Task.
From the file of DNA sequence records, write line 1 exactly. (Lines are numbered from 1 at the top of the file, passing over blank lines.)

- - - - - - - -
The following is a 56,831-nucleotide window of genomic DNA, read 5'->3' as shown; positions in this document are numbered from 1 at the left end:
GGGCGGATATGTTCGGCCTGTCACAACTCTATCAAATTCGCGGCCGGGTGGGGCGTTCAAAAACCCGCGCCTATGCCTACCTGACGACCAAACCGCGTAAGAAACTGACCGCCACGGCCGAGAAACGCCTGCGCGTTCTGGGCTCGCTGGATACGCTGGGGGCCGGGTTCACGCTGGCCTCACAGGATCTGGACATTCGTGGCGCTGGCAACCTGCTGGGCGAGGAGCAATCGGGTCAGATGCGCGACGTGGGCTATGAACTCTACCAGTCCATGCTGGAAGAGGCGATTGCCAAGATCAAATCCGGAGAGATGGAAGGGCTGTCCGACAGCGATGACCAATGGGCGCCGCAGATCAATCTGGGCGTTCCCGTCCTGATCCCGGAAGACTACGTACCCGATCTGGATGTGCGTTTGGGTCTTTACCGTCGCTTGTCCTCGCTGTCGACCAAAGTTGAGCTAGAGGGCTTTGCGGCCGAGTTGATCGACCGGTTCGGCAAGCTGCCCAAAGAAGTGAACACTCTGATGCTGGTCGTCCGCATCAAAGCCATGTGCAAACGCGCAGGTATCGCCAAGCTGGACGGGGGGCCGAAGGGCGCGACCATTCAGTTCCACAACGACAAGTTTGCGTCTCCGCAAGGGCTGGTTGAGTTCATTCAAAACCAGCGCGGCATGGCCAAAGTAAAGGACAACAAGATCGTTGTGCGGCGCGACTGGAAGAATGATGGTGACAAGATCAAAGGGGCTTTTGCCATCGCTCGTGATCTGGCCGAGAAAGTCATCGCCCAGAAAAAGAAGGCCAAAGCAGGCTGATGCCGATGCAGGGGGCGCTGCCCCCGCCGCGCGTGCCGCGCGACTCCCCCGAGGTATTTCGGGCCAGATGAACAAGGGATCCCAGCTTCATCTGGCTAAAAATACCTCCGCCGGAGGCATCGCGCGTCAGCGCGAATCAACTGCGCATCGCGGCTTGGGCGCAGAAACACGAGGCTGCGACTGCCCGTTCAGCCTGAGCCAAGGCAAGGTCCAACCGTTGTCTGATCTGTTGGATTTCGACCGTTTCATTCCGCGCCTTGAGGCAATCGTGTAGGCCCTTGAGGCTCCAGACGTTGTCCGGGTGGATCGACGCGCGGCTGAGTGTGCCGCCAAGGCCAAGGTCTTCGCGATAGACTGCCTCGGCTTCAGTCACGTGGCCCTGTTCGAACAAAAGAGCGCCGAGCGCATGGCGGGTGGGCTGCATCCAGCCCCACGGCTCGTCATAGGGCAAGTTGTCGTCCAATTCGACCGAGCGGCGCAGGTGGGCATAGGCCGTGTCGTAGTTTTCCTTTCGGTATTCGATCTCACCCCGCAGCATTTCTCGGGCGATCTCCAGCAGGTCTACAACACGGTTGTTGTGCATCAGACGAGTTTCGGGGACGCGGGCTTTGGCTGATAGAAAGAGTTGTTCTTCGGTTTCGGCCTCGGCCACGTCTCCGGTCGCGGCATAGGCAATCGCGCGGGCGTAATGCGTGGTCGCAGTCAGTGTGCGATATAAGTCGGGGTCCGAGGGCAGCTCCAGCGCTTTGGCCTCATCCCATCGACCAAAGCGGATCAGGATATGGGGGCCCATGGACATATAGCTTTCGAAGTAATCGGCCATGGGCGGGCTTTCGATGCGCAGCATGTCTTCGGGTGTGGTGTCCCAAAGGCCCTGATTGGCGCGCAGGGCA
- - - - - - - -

The following is a 56,831-nucleotide window of genomic DNA, read 5'->3' as shown; positions in this document are numbered from 1 at the left end: